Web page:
After a couple of days we leave, another flight, and this time the destination is the Temuco airport, in Araucania. From there, head south, by car to Villarrica, a splendid town on the shores of Lake Pucon and with a spectacular view of the numerous snow-capped volcanoes of the cordillera. A great place. I am staying at the “Patagon Andino”, near the university campus; a very comfortable accommodation for my long period of work in Chile. The town is beautiful and the long stay allows me to establish some very meaningful relationships with some Chileans and in particular a Mapuche group who actively collaborate in the working groups organized to start the participatory construction of social policy plans in the area, with the municipalities of Pucon, Villarrica, Curarrehue, Melipeuco, in the area that includes the great volcanoes. Mapuche culture is indissolubly linked to the land, starting with its name: in the Mapundung idiom, in fact, Mapu is the land, while Che represents the people. The Mapuche are, therefore, “The people of the earth”, and have always developed a subsistence economy based on agriculture (each family has its own field to cultivate) and a social organization based on families and land. The earth itself is at the center of their religious practices, as the Mother of all living beings. I have never encountered cultures linked to the cult of the land like that of the Mapuche. In Araucania, traveling to many countries interested in the community development project of social policies, I meet many interesting people, who enrich my academic work experience. I go as far as the tenth region, to Panguipulli, Los Rios region, Valdivia province: it is a town of about 40,000 inhabitants at 39 ° 38’40 ” of latitude. In my long wanderings around the planet, that remains for me today the southernmost point of the globe.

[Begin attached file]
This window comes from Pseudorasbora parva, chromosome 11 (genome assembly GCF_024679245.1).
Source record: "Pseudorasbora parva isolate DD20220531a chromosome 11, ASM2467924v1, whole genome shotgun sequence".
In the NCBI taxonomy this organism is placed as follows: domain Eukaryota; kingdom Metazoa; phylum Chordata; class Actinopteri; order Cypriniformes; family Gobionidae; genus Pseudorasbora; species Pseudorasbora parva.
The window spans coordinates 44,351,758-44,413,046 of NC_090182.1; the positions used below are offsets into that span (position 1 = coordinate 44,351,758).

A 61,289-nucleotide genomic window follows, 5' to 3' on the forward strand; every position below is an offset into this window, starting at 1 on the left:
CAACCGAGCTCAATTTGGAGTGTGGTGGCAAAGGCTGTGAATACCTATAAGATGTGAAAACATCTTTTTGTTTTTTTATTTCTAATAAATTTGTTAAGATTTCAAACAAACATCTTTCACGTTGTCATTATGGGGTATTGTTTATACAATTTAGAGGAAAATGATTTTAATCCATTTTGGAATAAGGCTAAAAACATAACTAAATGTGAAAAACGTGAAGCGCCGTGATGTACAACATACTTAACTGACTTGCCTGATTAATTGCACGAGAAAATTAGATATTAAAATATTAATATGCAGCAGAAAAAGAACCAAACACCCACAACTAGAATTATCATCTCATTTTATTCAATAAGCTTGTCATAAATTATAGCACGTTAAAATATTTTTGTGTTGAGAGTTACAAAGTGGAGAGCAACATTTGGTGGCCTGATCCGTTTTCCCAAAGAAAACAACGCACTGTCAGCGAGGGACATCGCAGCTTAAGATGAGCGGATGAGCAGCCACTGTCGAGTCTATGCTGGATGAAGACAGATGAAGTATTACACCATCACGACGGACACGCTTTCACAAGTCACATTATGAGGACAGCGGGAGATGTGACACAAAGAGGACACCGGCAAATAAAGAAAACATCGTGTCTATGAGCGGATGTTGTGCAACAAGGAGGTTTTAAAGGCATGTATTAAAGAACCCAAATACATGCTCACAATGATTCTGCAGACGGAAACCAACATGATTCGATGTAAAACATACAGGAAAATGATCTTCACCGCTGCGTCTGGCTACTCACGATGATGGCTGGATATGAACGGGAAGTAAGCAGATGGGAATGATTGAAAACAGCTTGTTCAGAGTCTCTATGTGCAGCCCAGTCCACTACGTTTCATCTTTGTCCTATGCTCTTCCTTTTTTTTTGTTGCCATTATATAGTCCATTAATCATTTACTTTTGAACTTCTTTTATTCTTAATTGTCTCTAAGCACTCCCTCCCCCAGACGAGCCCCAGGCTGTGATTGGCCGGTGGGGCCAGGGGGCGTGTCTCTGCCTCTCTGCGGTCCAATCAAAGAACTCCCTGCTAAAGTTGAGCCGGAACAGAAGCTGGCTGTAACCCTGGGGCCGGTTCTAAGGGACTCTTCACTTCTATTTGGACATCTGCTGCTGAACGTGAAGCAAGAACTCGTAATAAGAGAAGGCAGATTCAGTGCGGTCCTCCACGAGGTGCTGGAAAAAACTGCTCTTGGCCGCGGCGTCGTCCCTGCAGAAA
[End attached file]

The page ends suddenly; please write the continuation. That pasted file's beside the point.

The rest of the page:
I leave Araucania with great regret; I will always remember the Mapuche, the volcanoes, the great hospitality of this wonderful people. From the tiny airport of Pucon, on the shores of the lake, a small plane takes us back to Santiago, in the capital. The opportunity to finish visiting the great Chilean capital, and to unfortunately realize that it is not possible to match the flight joints to go to another of the dream destinations of all time: in fact, from Santiago you fly to the fascinating island Easter – Rapa Nui, the land furthest from any coast in the entire globe. The island of Moai, the large stone statues still shrouded in mystery, which seem to guard them towards such a particular and unique culture. But although the Chilean capital is the closest place to fly to the island, it must still be considered that it is a flight of about 5 hours, and unfortunately there are no daily connections. In short, there are no technical times to go and return before the flight that will take me back to Europe. And so I stay the last few days in Santiago, with the idea that sooner or later I’ll go to Rapa Nui. Who knows when, but I’ll go there.
This article has been published in Italian on “Il quotidiano del sud“, 03/08/2020
Translation made by the author
Cleto Corposanto, Italian, is professor of the University “Magna Graecia” of Catanzaro, South Italy. He deals with issues related to the Method research and Health/disease. He has more than 200 publications between books and scientfic articles. Former national coordinator AIS – Health and Medicine, He founded and coordinates the Degree Course in Sociology of UMG of Catanzaro.